> 51 1 7 5 XSm SL 9.455403e-05
> 52 1 8 5 Sm SL 3.241594e-05
> 53 1 9 5 Md SL 0.000000e+00
> 54 1 10 5 Lg SL 0.000000e+00
> 55 1 11 5 XLg SL 0.000000e+00
> 56 1 1 6 SD D 0.000000e+00
> 57 1 2 6 P1 D 0.000000e+00
> 58 1 3 6 P2 D 0.000000e+00
> 59 1 4 6 P3 D 0.000000e+00
> 60 1 5 6 SL D 0.000000e+00
> 61 1 6 6 D D 1.952294e-06
> 62 1 7 6 XSm D 3.097439e-05
> 63 1 8 6 Sm D 2.853934e-05
> 64 1 9 6 Md D 0.000000e+00
> 65 1 10 6 Lg D 1.952294e-06
> 66 1 11 6 XLg D 0.000000e+00
> 67 1 1 7 SD XSm 1.585917e-02
> 68 1 2 7 P1 XSm 1.585917e-02
> 69 1 3 7 P2 XSm 0.000000e+00
> 70 1 4 7 P3 XSm 0.000000e+00
> 71 1 5 7 SL XSm 0.000000e+00
> 72 1 6 7 D XSm 4.039813e-05
> 73 1 7 7 XSm XSm 2.341842e-04
> 74 1 8 7 Sm XSm 1.255182e-04
> 75 1 9 7 Md XSm 6.421039e-06
> 76 1 10 7 Lg XSm 0.000000e+00
> 77 1 11 7 XLg XSm 0.000000e+00
> 78 1 1 8 SD Sm 1.825976e-01
> 79 1 2 8 P1 Sm 1.825976e-01
> 80 1 3 8 P2 Sm 0.000000e+00
> 81 1 4 8 P3 Sm 0.000000e+00
> 82 1 5 8 SL Sm 0.000000e+00
> 83 1 6 8 D Sm 2.368566e-05
> 84 1 7 8 XSm Sm 1.114763e-04
> 85 1 8 8 Sm Sm 2.007491e-04
> 86 1 9 8 Md Sm 4.149712e-05
> 87 1 10 8 Lg Sm 4.401622e-06
> 88 1 11 8 XLg Sm 0.000000e+00
> 89 1 1 9 SD Md 1.909135e-01
> 90 1 2 9 P1 Md 1.909135e-01
> 91 1 3 9 P2 Md 0.000000e+00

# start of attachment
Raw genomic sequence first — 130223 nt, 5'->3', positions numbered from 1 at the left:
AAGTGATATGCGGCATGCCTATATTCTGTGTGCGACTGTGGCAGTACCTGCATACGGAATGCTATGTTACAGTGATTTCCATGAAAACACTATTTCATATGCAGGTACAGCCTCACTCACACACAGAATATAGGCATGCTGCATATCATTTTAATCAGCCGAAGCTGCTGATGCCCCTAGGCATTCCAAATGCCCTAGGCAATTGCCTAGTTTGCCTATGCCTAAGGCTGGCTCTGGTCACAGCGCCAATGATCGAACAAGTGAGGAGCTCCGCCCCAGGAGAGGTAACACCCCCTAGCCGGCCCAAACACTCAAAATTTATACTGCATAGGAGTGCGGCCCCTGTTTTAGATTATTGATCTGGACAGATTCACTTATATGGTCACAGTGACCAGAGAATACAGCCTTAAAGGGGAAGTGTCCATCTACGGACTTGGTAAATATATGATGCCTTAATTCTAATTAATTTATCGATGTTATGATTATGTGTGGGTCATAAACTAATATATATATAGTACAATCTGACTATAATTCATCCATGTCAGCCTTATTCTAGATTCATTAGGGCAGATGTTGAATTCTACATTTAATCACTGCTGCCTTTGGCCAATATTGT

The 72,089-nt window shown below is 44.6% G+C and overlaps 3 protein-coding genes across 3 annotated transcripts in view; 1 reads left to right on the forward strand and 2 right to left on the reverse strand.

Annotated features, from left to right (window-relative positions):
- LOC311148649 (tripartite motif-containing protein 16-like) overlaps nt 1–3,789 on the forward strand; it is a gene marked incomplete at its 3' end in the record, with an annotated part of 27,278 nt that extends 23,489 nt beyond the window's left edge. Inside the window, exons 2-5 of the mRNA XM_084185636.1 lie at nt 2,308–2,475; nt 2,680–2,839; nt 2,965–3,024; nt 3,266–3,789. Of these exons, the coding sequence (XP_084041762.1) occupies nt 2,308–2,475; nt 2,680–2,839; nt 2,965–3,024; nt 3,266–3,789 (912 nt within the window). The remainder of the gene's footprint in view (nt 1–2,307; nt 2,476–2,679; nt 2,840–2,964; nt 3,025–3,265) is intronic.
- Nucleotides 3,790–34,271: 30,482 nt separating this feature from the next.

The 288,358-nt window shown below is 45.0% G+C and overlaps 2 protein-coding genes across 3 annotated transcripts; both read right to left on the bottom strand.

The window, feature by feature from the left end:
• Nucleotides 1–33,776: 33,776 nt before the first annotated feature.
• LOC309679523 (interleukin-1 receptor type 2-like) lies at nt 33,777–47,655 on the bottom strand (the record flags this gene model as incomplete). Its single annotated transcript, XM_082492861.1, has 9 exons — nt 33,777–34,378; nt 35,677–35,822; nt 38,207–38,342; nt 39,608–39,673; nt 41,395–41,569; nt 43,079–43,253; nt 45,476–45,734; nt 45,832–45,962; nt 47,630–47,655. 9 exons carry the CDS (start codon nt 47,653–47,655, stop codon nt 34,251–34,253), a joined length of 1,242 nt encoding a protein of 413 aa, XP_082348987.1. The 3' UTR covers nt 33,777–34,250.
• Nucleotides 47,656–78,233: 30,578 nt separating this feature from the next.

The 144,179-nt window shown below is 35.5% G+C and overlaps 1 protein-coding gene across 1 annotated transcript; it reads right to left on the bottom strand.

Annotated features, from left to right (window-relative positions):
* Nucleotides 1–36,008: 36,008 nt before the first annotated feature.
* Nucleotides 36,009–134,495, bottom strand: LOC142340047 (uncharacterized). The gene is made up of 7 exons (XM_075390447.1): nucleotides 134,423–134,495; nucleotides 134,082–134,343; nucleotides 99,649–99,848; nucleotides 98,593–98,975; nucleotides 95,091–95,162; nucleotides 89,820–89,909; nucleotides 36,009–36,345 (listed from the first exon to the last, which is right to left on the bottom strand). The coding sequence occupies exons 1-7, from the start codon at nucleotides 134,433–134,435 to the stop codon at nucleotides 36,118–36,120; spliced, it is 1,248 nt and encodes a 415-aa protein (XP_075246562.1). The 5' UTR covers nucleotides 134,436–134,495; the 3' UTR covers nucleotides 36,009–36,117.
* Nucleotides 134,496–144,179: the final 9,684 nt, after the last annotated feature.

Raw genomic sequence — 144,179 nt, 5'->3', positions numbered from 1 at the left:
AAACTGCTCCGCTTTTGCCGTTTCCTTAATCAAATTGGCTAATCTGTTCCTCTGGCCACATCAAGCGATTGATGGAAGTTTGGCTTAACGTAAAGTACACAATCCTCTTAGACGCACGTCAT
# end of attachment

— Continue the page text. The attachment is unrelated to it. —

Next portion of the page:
> 92 1 4 9 P3 Md 0.000000e+00
> 93 1 5 9 SL Md 0.000000e+00
> 94 1 6 9 D Md 0.000000e+00
> 95 1 7 9 XSm Md 1.004197e-05
> 96 1 8 9 Sm Md 2.949146e-05
> 97 1 9 9 Md Md 6.204565e-05
> 98 1 10 9 Lg Md 5.996768e-06
> 99 1 11 9 XLg Md 0.000000e+00
> 100 1 1 10 SD Lg 3.337106e-02
> 101 1 2 10 P1 Lg 3.337106e-02
> 102 1 3 10 P2 Lg 0.000000e+00
> 103 1 4 10 P3 Lg 0.000000e+00
> 104 1 5 10 SL Lg 0.000000e+00
> 105 1 6 10 D Lg 0.000000e+00
> 106 1 7 10 XSm Lg 0.000000e+00
> 107 1 8 10 Sm Lg 1.194258e-06
> 108 1 9 10 Md Lg 2.677112e-06
> 109 1 10 10 Lg Lg 5.257711e-06
> 110 1 11 10 XLg Lg 6.918967e-07
> 111 1 1 11 SD XLg 4.477104e-03
> 112 1 2 11 P1 XLg 4.477104e-03
> 113 1 3 11 P2 XLg 0.000000e+00
> 114 1 4 11 P3 XLg 0.000000e+00
> 115 1 5 11 SL XLg 0.000000e+00
> 116 1 6 11 D XLg 0.000000e+00
> 117 1 7 11 XSm XLg 0.000000e+00
> 118 1 8 11 Sm XLg 0.000000e+00
> 119 1 9 11 Md XLg 0.000000e+00
> 120 1 10 11 Lg XLg 1.692245e-07
> 121 1 11 11 XLg XLg 3.421782e-07
>
> $ahist
> matrix stage_id stage ss_prop
> 1 1 1 SD 4.731057e-01
> 2 1 2 P1 4.740135e-01
> 3 1 3 P2 4.688477e-02
> 4 1 4 P3 4.637381e-03
> 5 1 5 SL 2.412744e-04
> 6 1 6 D 8.679096e-05
> 7 1 7 XSm 4.812309e-04
> 8 1 8 Sm 4.179082e-04
> 9 1 9 Md 1.126409e-04
> 10 1 10 Lg 1.777762e-05
> 11 1 11 XLg 1.034075e-06
```

We see two data frames, the first covering the expected equilibrial distribution of stage pairs, and the second showing the corrected equilibrial stage distribution. In both cases, the proportions sum to 1.0 within each matrix, of which there is only one. The amount of information here is difficult to digest at one glance, so let’s compare the ahistorical stage distribution to the historically corrected stage distribution via a bar plot (figure 8.2).

```
<- cbind.data.frame(tm2ss_r$ss_prop, tm3ss_r$ahist$ss_prop)